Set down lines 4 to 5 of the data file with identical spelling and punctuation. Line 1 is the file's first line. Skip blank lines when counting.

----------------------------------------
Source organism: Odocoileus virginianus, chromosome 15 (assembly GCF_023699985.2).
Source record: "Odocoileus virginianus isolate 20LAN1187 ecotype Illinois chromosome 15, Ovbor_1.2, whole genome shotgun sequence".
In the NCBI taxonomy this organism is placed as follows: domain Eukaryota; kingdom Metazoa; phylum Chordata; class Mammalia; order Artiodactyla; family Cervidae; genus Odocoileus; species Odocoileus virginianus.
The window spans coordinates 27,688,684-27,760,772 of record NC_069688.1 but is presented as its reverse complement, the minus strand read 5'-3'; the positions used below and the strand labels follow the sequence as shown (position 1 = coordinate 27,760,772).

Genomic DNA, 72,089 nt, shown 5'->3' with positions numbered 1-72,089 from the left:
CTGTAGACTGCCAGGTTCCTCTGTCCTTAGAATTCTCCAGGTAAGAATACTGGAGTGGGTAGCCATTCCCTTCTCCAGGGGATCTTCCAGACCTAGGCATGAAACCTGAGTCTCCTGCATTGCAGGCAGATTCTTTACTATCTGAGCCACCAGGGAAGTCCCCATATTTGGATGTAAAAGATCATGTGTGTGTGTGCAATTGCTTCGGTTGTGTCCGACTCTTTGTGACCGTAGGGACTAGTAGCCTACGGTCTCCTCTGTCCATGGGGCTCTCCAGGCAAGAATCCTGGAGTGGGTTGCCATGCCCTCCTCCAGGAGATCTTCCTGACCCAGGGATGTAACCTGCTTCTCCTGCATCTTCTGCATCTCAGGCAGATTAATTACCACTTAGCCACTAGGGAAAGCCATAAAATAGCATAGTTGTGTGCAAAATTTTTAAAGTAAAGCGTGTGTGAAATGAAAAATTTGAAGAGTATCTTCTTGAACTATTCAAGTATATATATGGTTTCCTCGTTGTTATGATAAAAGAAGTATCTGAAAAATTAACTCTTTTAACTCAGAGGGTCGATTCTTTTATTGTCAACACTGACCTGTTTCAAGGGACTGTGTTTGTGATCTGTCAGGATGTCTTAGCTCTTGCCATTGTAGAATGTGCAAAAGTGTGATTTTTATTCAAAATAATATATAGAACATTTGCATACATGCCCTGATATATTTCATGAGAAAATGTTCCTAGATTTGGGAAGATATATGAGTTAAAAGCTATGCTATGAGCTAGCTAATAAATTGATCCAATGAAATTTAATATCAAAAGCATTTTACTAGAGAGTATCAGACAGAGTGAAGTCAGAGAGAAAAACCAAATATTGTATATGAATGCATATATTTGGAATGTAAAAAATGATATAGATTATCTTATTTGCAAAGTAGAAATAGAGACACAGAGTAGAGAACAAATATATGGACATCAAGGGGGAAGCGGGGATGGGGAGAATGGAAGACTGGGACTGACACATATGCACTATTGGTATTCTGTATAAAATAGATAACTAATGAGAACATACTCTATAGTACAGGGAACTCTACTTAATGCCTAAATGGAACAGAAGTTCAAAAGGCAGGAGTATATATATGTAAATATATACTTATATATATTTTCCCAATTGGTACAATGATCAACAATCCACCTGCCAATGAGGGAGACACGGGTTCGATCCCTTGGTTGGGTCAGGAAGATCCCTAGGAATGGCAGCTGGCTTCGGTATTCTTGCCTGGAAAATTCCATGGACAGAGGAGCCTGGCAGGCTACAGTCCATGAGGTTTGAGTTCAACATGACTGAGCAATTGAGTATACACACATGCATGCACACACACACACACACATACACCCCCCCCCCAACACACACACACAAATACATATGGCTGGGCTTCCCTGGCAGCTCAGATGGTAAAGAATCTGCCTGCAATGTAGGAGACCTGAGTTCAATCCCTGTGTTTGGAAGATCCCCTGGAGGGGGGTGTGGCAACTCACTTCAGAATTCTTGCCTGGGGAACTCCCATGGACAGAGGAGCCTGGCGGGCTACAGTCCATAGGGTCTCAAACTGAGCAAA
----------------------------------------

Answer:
The window spans coordinates 27,688,684-27,760,772 of record NC_069688.1 but is presented as its reverse complement, the minus strand read 5'-3'; the positions used below and the strand labels follow the sequence as shown (position 1 = coordinate 27,760,772).

Genomic DNA, 72,089 nt, shown 5'->3' with positions numbered 1-72,089 from the left: